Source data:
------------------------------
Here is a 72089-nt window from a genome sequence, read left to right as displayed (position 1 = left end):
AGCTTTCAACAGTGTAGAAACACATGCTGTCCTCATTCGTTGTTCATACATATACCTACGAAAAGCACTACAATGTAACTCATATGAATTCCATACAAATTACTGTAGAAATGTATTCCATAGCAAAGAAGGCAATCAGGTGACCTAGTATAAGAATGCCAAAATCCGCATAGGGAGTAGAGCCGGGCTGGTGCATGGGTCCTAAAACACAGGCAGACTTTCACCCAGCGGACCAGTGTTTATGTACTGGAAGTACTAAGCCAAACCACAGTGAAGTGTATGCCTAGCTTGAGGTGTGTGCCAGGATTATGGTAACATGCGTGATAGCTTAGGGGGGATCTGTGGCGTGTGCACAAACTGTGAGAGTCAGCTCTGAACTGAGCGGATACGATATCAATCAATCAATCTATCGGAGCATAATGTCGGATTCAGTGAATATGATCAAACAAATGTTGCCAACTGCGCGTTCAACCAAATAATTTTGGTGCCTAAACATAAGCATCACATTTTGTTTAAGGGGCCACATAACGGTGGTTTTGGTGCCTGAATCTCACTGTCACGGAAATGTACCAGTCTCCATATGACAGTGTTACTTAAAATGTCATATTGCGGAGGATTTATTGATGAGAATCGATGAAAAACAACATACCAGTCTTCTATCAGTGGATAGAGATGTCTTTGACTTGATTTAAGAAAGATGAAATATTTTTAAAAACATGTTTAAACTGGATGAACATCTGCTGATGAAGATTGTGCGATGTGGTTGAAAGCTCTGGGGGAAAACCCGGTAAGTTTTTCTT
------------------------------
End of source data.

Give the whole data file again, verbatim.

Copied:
Here is a 72089-nt window from a genome sequence, read left to right as displayed (position 1 = left end):
AGCTTTCAACAGTGTAGAAACACATGCTGTCCTCATTCGTTGTTCATACATATACCTACGAAAAGCACTACAATGTAACTCATATGAATTCCATACAAATTACTGTAGAAATGTATTCCATAGCAAAGAAGGCAATCAGGTGACCTAGTATAAGAATGCCAAAATCCGCATAGGGAGTAGAGCCGGGCTGGTGCATGGGTCCTAAAACACAGGCAGACTTTCACCCAGCGGACCAGTGTTTATGTACTGGAAGTACTAAGCCAAACCACAGTGAAGTGTATGCCTAGCTTGAGGTGTGTGCCAGGATTATGGTAACATGCGTGATAGCTTAGGGGGGATCTGTGGCGTGTGCACAAACTGTGAGAGTCAGCTCTGAACTGAGCGGATACGATATCAATCAATCAATCTATCGGAGCATAATGTCGGATTCAGTGAATATGATCAAACAAATGTTGCCAACTGCGCGTTCAACCAAATAATTTTGGTGCCTAAACATAAGCATCACATTTTGTTTAAGGGGCCACATAACGGTGGTTTTGGTGCCTGAATCTCACTGTCACGGAAATGTACCAGTCTCCATATGACAGTGTTACTTAAAATGTCATATTGCGGAGGATTTATTGATGAGAATCGATGAAAAACAACATACCAGTCTTCTATCAGTGGATAGAGATGTCTTTGACTTGATTTAAGAAAGATGAAATATTTTTAAAAACATGTTTAAACTGGATGAACATCTGCTGATGAAGATTGTGCGATGTGGTTGAAAGCTCTGGGGGAAAACCCGGTAAGTTTTTCTT